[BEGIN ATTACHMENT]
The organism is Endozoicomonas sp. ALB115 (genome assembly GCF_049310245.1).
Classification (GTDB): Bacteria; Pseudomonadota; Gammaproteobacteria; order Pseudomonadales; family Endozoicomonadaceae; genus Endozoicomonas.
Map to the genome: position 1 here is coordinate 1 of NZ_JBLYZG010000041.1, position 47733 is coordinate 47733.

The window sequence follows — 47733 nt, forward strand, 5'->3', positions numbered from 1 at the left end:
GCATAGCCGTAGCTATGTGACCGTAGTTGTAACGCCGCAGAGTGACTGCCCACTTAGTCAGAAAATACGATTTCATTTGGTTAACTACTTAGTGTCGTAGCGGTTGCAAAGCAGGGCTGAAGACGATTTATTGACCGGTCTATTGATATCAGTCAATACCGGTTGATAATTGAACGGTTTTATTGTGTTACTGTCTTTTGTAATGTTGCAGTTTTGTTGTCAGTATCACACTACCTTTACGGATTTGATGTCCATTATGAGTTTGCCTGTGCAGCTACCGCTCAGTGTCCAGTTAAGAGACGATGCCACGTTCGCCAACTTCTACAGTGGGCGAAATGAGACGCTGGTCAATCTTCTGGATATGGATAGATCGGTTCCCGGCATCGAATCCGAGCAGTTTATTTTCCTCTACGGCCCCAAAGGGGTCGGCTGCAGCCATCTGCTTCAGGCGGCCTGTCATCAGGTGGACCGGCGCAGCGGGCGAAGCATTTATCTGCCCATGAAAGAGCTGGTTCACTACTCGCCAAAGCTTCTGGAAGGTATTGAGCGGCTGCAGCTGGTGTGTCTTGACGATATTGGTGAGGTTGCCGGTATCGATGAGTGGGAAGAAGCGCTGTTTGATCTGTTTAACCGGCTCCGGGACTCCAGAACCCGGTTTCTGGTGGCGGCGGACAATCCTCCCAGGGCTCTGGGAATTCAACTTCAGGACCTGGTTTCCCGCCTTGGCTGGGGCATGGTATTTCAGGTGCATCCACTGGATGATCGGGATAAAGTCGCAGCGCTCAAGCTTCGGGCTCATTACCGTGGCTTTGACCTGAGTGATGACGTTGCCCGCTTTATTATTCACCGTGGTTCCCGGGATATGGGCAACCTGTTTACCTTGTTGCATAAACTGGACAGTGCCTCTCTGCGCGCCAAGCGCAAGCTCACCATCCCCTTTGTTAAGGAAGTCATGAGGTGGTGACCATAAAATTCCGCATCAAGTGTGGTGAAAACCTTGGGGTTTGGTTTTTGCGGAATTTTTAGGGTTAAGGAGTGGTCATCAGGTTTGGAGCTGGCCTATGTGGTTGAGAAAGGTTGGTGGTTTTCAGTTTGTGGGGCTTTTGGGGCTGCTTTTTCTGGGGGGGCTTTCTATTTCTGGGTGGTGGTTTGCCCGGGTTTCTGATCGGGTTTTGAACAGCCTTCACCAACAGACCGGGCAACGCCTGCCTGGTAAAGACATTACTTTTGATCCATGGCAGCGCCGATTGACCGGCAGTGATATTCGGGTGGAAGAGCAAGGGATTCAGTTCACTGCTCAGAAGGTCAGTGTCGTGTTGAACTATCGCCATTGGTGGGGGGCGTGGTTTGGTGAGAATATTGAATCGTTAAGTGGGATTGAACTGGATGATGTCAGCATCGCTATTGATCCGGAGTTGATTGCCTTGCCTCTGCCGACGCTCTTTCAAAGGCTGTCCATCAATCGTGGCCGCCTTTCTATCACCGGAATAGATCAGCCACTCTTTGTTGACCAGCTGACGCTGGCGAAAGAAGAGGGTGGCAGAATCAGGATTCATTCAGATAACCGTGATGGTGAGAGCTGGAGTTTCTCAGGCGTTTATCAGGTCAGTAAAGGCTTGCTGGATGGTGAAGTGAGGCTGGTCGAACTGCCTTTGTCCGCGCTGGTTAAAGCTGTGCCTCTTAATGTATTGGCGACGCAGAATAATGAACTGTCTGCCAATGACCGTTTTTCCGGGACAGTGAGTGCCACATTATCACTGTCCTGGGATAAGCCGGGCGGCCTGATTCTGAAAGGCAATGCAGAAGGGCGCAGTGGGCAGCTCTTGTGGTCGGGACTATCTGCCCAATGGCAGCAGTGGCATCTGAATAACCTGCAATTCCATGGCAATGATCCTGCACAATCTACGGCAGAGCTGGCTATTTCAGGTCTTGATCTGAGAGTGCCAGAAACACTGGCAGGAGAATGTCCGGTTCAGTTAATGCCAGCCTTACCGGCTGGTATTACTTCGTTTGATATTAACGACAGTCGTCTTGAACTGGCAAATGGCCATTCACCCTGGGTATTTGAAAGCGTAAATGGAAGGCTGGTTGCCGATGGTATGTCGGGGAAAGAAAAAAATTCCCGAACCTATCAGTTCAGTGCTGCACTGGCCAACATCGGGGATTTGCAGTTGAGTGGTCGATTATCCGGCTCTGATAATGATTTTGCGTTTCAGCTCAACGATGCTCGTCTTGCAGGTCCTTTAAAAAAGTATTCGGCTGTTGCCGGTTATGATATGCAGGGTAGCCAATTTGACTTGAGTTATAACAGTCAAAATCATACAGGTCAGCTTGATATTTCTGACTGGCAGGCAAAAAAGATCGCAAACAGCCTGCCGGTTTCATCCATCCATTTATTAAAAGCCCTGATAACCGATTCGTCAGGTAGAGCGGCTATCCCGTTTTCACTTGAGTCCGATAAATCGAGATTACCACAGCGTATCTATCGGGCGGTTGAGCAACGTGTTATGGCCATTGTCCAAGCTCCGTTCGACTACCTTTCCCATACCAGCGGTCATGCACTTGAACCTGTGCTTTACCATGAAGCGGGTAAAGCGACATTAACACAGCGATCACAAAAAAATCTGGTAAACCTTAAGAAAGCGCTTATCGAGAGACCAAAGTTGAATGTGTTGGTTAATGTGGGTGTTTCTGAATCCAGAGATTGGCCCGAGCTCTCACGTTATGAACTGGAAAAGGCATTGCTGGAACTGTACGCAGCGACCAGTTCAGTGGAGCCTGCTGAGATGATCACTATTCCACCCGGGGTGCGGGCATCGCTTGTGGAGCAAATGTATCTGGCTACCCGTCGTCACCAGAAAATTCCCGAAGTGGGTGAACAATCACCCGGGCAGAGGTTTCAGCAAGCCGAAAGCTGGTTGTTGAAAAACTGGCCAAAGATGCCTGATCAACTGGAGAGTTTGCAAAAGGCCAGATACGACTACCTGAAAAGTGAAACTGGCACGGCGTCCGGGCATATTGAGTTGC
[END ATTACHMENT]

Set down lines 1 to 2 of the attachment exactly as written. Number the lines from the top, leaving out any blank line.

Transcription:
The organism is Endozoicomonas sp. ALB115 (genome assembly GCF_049310245.1).
Classification (GTDB): Bacteria; Pseudomonadota; Gammaproteobacteria; order Pseudomonadales; family Endozoicomonadaceae; genus Endozoicomonas.